The exhibit is comprised of different images, “each illustrating some aspect of privilege in secondary education.” High up on the wall adjacent to the entrance of the exhibit in large print is the text ““STUDENT NAME HERE” is ranked “X” in their class of”, which is followed by the struck through number 273. The number leads a cardstock chain descending in numeric order all the way to the number 156. Hoyer explained that this image was based on recommendation letters she wrote for the high school students she worked with. “The high school I worked at had a really low graduation rate and an even lower rate of students going on to pursue college,” she said. “Every time I wrote a letter of recommendation for these students I would have to check their class rank out of the constantly dwindling high school class. Every day it was a smaller number.”
On the wall adjacent to the class rank display is a large flower-like sculpture made of used scantron sheets. “It’s a schematic based on the Doris Marshall Institute at the University of Toronto, which is promotes education about social change,” Hoyer explained. “They do a schematic called the ‘power flower’, and the idea is that each petal represents some aspect of social identity. The idea behind the flower is that you look at intersectionality and how all of these things contribute to how you benefit or don’t benefit within society.” Hoyer used scantrons to be reflective of identity beyond a binary.
Directly in front of the entrance to the exhibit are two sets of ceiling tiles, one hanging from the gallery’s ceiling and one arranged opposite on the floor. Stuck in each set of tiles are several blue and yellow pencils in the shape of a star. The star on the upper set is made of primarily blue pencils, and the lower of primarily yellow pencils, illustrating the racial achievement gap. “It’s an illustration of the Minneapolis District high school graduation rate,” Hoyer said. “The upper ceiling tile indicates students who are graduating, while the lower ceiling tile indicates students who have failed to graduate. The color of the pencils is also indicative of the students’ races. Students of color are represented in yellow, and white students in blue.”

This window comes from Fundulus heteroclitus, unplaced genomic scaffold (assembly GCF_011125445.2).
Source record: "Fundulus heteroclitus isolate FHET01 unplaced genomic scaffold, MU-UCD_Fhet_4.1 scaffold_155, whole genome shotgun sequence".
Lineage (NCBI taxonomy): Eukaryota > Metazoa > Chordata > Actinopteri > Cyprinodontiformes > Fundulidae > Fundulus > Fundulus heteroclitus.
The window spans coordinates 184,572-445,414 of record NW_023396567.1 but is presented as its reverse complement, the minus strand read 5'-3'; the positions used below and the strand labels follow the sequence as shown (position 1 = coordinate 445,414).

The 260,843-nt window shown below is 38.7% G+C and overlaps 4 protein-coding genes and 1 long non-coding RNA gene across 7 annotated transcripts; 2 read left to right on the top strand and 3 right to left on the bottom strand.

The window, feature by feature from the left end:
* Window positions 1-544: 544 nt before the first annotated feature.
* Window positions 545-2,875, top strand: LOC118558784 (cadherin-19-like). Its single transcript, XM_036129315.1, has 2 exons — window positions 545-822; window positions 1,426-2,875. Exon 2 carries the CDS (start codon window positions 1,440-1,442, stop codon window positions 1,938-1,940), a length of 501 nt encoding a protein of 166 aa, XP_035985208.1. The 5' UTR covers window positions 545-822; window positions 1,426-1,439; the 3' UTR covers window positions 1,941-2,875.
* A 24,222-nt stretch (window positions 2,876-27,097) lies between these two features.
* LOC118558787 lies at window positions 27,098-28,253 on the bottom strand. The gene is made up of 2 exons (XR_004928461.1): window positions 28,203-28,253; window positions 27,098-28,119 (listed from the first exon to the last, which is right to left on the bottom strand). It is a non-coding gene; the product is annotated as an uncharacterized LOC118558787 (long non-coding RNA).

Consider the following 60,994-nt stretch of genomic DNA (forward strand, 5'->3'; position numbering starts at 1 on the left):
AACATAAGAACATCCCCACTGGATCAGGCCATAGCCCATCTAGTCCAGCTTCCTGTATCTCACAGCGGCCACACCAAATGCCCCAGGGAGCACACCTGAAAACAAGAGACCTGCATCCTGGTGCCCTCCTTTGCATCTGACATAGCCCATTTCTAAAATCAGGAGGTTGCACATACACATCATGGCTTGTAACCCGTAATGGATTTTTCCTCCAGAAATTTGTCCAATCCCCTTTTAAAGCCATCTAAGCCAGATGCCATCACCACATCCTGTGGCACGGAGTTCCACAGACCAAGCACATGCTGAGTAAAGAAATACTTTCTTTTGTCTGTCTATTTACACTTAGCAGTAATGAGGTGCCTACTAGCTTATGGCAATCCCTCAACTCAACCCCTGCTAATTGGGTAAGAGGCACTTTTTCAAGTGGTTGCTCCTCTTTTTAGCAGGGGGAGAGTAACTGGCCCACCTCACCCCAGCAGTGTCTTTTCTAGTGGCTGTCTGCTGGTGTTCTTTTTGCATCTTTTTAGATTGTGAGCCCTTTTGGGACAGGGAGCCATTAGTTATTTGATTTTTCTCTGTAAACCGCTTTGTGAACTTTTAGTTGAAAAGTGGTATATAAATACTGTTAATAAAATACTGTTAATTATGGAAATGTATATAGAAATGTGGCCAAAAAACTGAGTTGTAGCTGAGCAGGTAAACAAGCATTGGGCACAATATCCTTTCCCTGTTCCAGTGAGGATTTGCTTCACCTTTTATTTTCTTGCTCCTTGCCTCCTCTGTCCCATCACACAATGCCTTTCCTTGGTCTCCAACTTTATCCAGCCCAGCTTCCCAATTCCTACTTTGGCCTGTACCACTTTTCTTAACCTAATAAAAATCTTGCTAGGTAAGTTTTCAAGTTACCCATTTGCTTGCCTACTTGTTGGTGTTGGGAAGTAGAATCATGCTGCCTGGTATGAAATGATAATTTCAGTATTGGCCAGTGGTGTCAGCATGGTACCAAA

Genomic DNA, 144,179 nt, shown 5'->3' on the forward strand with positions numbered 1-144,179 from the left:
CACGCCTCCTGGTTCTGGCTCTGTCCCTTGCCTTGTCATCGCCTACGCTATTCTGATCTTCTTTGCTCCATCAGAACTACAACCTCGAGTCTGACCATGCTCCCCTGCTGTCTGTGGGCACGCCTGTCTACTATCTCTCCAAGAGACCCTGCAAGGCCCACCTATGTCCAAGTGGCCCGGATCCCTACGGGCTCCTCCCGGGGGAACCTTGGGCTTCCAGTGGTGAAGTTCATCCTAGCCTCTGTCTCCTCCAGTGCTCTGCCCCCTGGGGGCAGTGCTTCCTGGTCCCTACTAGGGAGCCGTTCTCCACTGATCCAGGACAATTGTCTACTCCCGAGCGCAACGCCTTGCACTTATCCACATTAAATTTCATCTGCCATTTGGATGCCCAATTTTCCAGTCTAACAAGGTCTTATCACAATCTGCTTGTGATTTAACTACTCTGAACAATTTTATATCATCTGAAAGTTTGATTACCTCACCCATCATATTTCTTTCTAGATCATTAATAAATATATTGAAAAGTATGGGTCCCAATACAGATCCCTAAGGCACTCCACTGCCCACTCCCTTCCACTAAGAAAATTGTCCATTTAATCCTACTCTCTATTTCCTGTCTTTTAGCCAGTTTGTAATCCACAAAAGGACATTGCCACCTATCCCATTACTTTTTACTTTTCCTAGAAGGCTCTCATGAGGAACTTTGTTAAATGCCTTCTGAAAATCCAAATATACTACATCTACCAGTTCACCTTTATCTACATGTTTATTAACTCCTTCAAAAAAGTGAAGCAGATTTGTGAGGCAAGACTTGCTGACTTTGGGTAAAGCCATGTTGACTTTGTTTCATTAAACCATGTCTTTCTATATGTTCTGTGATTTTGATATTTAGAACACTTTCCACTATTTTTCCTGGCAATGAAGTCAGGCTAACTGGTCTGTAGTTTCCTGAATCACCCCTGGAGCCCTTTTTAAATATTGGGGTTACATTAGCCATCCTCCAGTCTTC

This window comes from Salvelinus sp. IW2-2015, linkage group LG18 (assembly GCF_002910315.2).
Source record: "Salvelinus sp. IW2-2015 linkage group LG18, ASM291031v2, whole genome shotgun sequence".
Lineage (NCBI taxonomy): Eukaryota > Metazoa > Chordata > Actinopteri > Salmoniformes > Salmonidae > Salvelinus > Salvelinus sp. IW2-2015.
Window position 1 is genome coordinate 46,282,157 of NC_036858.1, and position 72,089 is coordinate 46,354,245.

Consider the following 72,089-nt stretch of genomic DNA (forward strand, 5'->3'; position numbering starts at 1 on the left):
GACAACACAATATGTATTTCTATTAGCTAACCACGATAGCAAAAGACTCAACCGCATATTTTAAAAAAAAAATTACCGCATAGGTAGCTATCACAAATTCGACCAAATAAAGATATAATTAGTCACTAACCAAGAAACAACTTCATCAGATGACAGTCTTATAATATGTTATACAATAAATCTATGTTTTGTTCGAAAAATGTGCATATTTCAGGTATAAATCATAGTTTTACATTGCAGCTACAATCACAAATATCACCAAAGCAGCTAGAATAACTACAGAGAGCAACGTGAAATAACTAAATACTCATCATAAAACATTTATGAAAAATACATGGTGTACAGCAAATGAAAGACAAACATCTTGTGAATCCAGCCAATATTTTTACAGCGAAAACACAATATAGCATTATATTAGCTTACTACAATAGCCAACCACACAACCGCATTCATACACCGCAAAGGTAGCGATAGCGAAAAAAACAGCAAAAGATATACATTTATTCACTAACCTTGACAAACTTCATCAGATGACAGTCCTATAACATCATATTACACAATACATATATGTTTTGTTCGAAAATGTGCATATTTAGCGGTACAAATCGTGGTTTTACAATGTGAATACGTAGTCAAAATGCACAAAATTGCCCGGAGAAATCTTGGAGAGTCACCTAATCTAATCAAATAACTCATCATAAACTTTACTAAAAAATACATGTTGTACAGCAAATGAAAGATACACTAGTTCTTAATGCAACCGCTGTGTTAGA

The centerpiece of the exhibit are nine desks situated in rows of three, facing a teacher’s desk and a blackboard, much like the archetypal high school classroom. The surface of each desk is carved with elaborate drawings and phrases each meant to represent unique personas and experiences of students. Lining the walls that surround the desks are prints taken from the desks, repeated in changing color schemes, representing the different experiences that can happen using the same resources.
The desks face an American flag and a green chalkboard that is entirely blank except for small white text in the center saying “a collective apology for failing to provide you with the education experience you should have”. The supposed front of the classroom is based on an NPR story about the desegregation efforts and the nature of the school district in Ferguson, Missouri. The text was part of an apology issued by an education official at a commencement ceremony.
Hoyer’s “study” is an immersive, data-driven and emotive experience that sheds light on the privilege and lack thereof in secondary education. The exhibits colors contrast with the dark issues it exposes, while still emphasizing their impact. Trinity hosts “study” for the fall semester and students are encouraged to make the most of the unique exhibit while it is still in Hartford. Though Professor Hoyer will remain a member of Trinity’s faculty through the academic year, “study” will be moving back to Tennessee in January for another showing.